The Ottawa Police Service will adopt an external review of sexual assault cases modelled after an oversight program in Philadelphia that has been shown to improve the quality of sex-assault investigations dramatically and reduce the number of complaints dismissed as unfounded.
Inspector Jamie Dunlop said details are still under discussion, but the plan is to provide a review panel of external representatives with full, unredacted investigative documents, plus videotaped interviews and statements. This is in keeping with the framework known as the Philadelphia model, in which advocates for women who have been victims of violence are given access to complete police case files to look for signs of bias and investigative missteps.
The move is a significant reversal for the Ottawa service, which in December, 2015, after nearly two years of negotiations, rejected a proposal from local advocacy groups to adopt the oversight model. At the time, the service said it was advised that privacy laws prohibited sharing case files with civilians.
Insp. Dunlop said that since then, the police service has been in talks with Ontario's Information and Privacy Commissioner about its concerns.
"Ottawa police was always in favour of doing this, it's just that we were tripping over privacy," he said.
In February, The Globe and Mail launched an investigative series that revealed one out of every five sex-assault complaints made to Canadian law enforcement is dismissed as unfounded, a term that means the investigating officer does not believe a crime occurred. This was nearly twice the rate at which regular, physical assault cases are closed in the same way.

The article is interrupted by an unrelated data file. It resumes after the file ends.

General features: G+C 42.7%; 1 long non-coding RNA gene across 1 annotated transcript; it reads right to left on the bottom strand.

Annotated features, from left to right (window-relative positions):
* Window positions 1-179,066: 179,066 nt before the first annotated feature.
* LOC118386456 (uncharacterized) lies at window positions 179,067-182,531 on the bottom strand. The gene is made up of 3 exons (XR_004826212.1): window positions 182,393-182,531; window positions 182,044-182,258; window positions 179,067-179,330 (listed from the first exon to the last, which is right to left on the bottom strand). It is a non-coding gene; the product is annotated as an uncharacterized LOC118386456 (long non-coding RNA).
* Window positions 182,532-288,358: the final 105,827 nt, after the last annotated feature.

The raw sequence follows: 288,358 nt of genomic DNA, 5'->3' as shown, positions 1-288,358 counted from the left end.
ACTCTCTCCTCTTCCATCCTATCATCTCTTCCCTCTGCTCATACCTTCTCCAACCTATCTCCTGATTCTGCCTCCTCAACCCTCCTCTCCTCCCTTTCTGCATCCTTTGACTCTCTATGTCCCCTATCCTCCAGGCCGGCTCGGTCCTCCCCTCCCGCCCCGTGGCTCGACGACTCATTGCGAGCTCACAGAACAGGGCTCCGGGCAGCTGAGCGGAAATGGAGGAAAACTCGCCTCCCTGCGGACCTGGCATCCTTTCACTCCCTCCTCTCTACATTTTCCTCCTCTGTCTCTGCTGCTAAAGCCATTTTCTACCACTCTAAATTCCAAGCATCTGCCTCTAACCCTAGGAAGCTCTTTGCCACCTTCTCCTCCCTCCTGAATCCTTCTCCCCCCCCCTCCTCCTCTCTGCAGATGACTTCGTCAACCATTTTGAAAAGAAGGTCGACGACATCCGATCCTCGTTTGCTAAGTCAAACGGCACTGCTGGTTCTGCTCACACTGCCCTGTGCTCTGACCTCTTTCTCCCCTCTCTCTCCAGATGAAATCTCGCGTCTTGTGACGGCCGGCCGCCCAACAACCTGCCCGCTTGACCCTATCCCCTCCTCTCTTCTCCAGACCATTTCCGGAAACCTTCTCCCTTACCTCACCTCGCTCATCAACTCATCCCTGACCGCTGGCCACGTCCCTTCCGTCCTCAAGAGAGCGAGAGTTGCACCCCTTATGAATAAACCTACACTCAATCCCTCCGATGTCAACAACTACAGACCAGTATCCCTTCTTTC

In response to The Globe's reporting, at least 54 police services have committed to auditing sex-assault cases previously closed as unfounded, but the types of those reviews ranges significantly. Most services appear to be conducting the audits internally, despite warnings from advocates and academics that without outside eyes involved, change is unlikely. Fewer than a dozen services have publicly stated they are open to including external representatives. And of those, none have so far provided full unredacted case files, which experts say is essential for a true assessment.
Only the Calgary Police Service has committed to continuing case review. The Calgary audit program is also based on Philadelphia's model, although its review panel will not have access to videotaped statements. Staff Sergeant Bruce Walker, the head of the city's sex-crimes unit, says the force will look at that in the future, but for now, it is still grappling with privacy implications.
On Wednesday, Brian Beamish, the Information and Privacy Commissioner of Ontario, told The Globe in a statement that his office has been working with police services about how to implement the Philadelphia model in a way that complies with privacy legislation.
"It is my view that external review of sexual-assault case files can make an important contribution to improving the investigation of sexual assault complaints while complying with privacy requirements, including through the use of agreements, oaths of confidentiality and privacy and confidentiality training," Mr. Beamish said in the statement.
In Ottawa, Insp. Dunlop said the review panel – which will likely include front-line advocates, an academic with experience in the violence against women field, and someone with a legal background – will be asked to sign confidentiality agreements, and no police material can leave the station.
Erin Leigh, executive director of the Ottawa Coalition to End Violence Against Women and one of the local advocates who presented the Philadelphia model to the service in 2014, said talks resumed in March.
"Reviews really need to be front-line violence-against-women advocates," she said. "That's where the expertise lies. And models that deviate from that won't have the same effectiveness."